Posted BY: Jasmine S | NwoReport
Source: The New America
“Biological species almost never survive encounters with superior competitors.” So wrote Bill Joy, co-founder of Sun Microsystems, while warning 22 years back that artificial intelligence (AI) could eventually terminate man. Echoing this, late famed physicist Stephen Hawking stated in 2014 that development of full AI “could spell the end of the human race.” More recently, industrialist and visionary Elon Musk has called AI “our biggest existential threat” and said that “we are summoning the demon.”
Another man mindful of this potential threat is author and documentary filmmaker James Barrat. And because AI is being, and will continue to be, developed, he puts forth a proposition:
We must make sure it’s “friendly.”
Barrat made his comments on last Thursday’s edition of Tucker Carlson Today, snippets of which were played on Tucker Carlson Tonight the evening before. In the latter segment, host Tucker Carlson introduced the topic with an under-the-radar story.
“DeepMind is a British technology company that is owned, like most things, by Google,” said Carlson. “DeepMind says it’s developed an artificial intelligence that exceeds the capacity of human beings. Think about that. So the top research scientists there just said, quote, ‘The game is over.’”
As to this, Barrat has warned that AI could be like nuclear fission, far more powerful than its creators anticipate, except with the capacity to get out of control. Responding to a question about this, Barrat, who wrote the 2013 book Our Final Invention: Artificial Intelligence and the End of the Human Era, began by quoting Hawking. To wit:
“The problem with AI is, in the short term, who controls it; in the long term, can it be controlled at all?”
Shortly thereafter Barrat explained, reports the Washington Examiner:
“We have taught AI to master a lot of human abilities. AI will get better than us at artificial intelligence, research, and development. So what happens when AI gets better than us at making AI? See, our intelligence goes like this,” he said, waving his hand in an imaginary flat line.
“We are not getting — our IQ on average is not getting any higher. Machine intelligence is going like this,” Barrat added, gesturing with his hand an exponential curve. “And we’re in this curve somewhere. Once AI is programming AI and making better and faster AI, that idea is called the intelligence explosion. Then AI sets the pace of intelligence growth, not humans.”
Man “is not the top end of intelligence; we have no reason to think we are,” Barrat also stated. “So it’s … the way we’re headed — we will make machines that are much much smarter than we are now. We have to make them friendly” (video below).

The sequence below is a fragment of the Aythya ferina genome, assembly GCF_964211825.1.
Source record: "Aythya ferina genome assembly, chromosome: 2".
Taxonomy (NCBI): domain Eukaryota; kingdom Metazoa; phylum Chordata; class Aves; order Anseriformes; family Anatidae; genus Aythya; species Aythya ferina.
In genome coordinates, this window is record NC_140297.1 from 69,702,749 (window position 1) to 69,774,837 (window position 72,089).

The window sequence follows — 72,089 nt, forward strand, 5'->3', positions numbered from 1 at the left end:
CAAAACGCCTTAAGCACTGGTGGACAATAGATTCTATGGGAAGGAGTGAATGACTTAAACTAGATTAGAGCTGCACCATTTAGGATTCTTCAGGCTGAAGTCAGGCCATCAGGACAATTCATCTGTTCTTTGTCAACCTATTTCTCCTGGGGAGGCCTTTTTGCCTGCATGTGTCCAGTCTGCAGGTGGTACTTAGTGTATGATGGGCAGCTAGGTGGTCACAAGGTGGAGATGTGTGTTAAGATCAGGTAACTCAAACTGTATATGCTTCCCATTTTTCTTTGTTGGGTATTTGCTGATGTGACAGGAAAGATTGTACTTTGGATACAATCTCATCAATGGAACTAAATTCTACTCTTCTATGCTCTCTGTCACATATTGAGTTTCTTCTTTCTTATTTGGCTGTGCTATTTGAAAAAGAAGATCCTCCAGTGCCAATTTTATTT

Carlson concluded the segment by asking, “How do you make machines friendly, especially when they’re smarter than you?” For sure, man’s track record isn’t exactly stellar: We try making our children friendly and virtuous, after all — but as our fallen world attests, we often fail miserably.
Whatever the case, Barrat says that we don’t have much time left to take precautions. His concerns were encapsulated in a prediction made last year holding that by 2029, AI will surpass human intellect. And twenty years later, ultra-intelligent machines will become a billion-fold smarter than even the cleverest among us, making the man-AI intellectual chasm like that between a fly and Einstein.
That this will happen there is no doubt (barring the end of the world or the onset of some profoundly dark age), but, well, this is where it gets sticky. Does AI become an almost omnipotent, practically omniscient servant in the hands of oh-so-flawed man?
Or does it somehow achieve self-awareness and, perhaps, become master?
The man making the above prediction, an ex-Google executive named Mo Gawdat, perhaps knows where he stands. “The reality is,” he stated, “we’re creating God.”
While this is beyond our capacities, that we could create an Übermachine devil inspired the aforementioned Bill Joy to write the famous 2000 essay “Why the Future Doesn’t Need Us.” Joy addresses what could happen if an Übermachine becomes self-aware. “Biological species almost never survive encounters with superior competitors,” he writes. Of course, some will say that AI could never develop self-awareness, but would you bet your life on that (because you may)?
People of faith often find the prospect of self-aware machines especially fanciful. But as one myself (a man of faith, not a self-aware automaton), here’s my take: We’re not God. But as His children we are capable of eventually, after enough toil, replicating what we can observe in the physical world. No, we can’t infuse our creations with souls; they’re of the spirit. But can we forge some soulless entity with intellect, self-awareness, and purpose? I’d guess yes — in time.
This brings us to what’s truly frightening: Western civilization itself is becoming soulless in worldview. So while Musk calls AI our greatest “existential threat,” what actually may fit that bill is man’s inherent lack of virtue (fallen state) and Western civilization’s rapid moral decay, which cause us to misuse any and all technology, from cutting instruments to computing.
So while we can try to make AI “friendly,” the real question is: While its intellectual superiority could be incalculable, would, and could, it be morally superior to its creator?